The road flattens and straightens towards Salmon. I had a light dinner at Bertram’s Brewery. I also had a momentary confusion as to the time. I thought it was seven but my phone said eight. I hadn’t realized I’d returned to Mountain time. Heading back to the car I see I was parked 3 spots away from a nice looking Austin Healy. The owners walked up just as I was about to start up. “Is that a Lotus?” “Yes” “What year?” “’06. What year’s yours?” “66. Austin Healy”
Here in Salmon I quit US 93 and head south on ID 28, just after sunset. I pulled off the road for a quick second at a commercial driveway in the middle of nowhere. Over the idling of the car I could hear coyotes.
This was the only part of the trip where I doubted my navigation. I only used the phone’s navigation for finding addresses, not general route finding. Each morning I took notes from the atlas. I rarely noted the distance between points unless it was quite far. For some reason, I was thinking it was only another hour and a half to Rexburg when in fact it was two and a half.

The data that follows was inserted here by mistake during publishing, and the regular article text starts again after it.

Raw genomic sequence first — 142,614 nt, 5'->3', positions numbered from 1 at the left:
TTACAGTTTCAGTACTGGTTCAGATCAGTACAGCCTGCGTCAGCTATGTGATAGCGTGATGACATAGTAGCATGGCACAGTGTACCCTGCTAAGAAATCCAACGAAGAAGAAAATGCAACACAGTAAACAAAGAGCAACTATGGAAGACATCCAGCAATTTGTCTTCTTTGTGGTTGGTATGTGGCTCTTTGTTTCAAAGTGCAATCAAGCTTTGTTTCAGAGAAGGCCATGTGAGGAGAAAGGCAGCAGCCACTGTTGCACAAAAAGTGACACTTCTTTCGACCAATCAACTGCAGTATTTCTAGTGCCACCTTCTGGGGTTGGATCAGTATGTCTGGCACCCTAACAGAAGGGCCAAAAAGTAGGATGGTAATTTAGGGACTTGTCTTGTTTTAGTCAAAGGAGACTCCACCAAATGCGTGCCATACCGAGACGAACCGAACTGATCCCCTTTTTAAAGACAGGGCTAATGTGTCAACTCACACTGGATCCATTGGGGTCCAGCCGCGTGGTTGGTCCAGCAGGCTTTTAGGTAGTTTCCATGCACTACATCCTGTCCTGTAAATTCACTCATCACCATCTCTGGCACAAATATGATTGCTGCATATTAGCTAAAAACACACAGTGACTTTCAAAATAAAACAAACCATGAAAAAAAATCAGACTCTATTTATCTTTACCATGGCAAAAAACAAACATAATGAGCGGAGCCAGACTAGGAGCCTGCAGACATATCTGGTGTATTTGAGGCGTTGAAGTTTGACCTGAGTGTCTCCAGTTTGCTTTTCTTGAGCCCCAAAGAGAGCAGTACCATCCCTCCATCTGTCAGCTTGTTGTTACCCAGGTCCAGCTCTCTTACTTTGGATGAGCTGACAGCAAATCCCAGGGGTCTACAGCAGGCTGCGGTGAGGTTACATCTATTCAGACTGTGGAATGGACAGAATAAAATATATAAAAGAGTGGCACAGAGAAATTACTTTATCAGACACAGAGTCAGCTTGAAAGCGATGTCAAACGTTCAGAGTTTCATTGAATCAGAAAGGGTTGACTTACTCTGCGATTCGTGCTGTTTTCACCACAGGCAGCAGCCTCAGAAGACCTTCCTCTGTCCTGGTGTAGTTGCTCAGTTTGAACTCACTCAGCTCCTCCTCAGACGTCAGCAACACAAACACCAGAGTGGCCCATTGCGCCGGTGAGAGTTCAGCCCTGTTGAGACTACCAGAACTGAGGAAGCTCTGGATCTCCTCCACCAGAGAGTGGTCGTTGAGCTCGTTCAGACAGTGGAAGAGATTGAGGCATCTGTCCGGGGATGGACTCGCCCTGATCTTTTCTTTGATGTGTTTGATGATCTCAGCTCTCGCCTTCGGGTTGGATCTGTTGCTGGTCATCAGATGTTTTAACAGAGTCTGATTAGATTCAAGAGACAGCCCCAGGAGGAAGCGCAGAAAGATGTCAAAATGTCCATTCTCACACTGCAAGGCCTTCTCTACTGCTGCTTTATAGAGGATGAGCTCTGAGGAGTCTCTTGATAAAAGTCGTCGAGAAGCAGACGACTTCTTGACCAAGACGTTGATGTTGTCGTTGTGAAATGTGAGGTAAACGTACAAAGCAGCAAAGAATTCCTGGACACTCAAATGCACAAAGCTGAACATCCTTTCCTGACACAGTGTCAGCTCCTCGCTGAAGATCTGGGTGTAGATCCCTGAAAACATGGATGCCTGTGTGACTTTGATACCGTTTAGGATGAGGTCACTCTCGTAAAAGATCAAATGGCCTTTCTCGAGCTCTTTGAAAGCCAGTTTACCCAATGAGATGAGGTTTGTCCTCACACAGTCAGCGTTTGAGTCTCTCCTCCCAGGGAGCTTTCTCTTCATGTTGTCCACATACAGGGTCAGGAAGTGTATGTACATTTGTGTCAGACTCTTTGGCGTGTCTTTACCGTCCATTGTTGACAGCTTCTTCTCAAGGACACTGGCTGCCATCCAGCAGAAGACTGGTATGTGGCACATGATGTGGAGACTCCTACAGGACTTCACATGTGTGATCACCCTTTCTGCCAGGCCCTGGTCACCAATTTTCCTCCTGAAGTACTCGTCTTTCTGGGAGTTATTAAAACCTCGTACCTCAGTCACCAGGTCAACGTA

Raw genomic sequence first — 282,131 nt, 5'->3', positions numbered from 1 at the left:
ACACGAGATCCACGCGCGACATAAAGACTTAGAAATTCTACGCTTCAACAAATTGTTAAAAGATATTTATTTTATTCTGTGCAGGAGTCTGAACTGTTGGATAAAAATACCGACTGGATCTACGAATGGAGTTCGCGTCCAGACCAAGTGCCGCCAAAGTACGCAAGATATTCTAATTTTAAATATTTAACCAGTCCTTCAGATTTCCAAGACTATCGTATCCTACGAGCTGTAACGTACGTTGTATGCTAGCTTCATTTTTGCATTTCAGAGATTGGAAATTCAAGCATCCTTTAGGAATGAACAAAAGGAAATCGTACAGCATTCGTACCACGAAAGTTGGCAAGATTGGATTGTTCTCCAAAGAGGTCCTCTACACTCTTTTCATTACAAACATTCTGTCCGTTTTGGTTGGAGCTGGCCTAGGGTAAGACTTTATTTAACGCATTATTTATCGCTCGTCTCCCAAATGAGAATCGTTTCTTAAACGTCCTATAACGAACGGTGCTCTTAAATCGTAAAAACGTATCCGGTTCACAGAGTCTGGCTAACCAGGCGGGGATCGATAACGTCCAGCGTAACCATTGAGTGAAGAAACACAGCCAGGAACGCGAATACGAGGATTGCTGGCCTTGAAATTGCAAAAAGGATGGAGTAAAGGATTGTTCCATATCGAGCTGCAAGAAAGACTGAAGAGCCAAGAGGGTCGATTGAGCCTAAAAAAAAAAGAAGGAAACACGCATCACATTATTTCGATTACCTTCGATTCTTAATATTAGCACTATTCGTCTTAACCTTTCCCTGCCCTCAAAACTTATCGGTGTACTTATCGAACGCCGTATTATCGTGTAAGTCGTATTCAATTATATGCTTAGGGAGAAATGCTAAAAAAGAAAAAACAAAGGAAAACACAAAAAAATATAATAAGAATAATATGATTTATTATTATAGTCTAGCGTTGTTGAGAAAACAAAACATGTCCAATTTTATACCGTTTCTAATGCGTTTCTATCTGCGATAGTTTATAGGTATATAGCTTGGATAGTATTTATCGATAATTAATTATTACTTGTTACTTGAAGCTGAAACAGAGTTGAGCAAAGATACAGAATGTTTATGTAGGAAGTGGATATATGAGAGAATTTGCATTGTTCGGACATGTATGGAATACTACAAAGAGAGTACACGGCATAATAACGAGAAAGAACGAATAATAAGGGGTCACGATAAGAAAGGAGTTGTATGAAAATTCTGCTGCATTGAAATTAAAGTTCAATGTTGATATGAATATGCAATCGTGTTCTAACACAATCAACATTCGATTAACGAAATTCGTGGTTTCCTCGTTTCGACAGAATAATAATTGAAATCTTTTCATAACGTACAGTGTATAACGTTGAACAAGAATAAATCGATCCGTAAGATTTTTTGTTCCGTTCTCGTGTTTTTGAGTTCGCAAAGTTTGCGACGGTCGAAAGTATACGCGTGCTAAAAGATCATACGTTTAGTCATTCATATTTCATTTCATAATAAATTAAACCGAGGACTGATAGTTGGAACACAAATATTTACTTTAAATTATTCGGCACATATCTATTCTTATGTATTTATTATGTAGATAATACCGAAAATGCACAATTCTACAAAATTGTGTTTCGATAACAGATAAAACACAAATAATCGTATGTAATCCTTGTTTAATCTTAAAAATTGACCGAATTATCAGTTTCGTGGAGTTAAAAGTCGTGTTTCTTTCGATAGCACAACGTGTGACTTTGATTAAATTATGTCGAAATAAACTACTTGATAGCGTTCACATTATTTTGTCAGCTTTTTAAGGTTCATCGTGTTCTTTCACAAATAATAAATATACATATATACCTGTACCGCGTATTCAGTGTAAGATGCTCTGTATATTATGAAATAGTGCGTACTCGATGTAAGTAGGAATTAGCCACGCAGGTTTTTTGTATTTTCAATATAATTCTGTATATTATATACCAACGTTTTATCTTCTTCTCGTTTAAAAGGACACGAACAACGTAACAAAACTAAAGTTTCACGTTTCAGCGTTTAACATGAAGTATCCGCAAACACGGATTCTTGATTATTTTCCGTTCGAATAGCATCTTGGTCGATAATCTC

I was quite sleepy as I had trouble falling asleep the night before, which didn’t help with my miscalculation on the timing. On the positive side, I figure I didn’t miss much scenery as the road is dead straight most of the time. Early on, I saw one sign for Rexburg but it wasn’t listed on the next three or four distance signs. I was expecting to junction with ID 33 by 9:30 but was still looking for it at 10:30. By then I was sure I’d missed it. There was no sign of civilization other than the faint glimmer of Idaho Falls over the horizon. I knew I had to be close, as I was seeing signs for INR like I did on US 20 near EBR-I on day 1. Turns out there was no way to miss the junction with ID 33 as it’s a T-intersection. I made the left turn and the next sign tells me it’s 32 miles to Rexburg.
As I pulled in to the motel parking lot, the low fuel indicator lights up.
Almost all of today’s drive was along the Lewis and Clark trail. Parts are Nez Perce trail as well.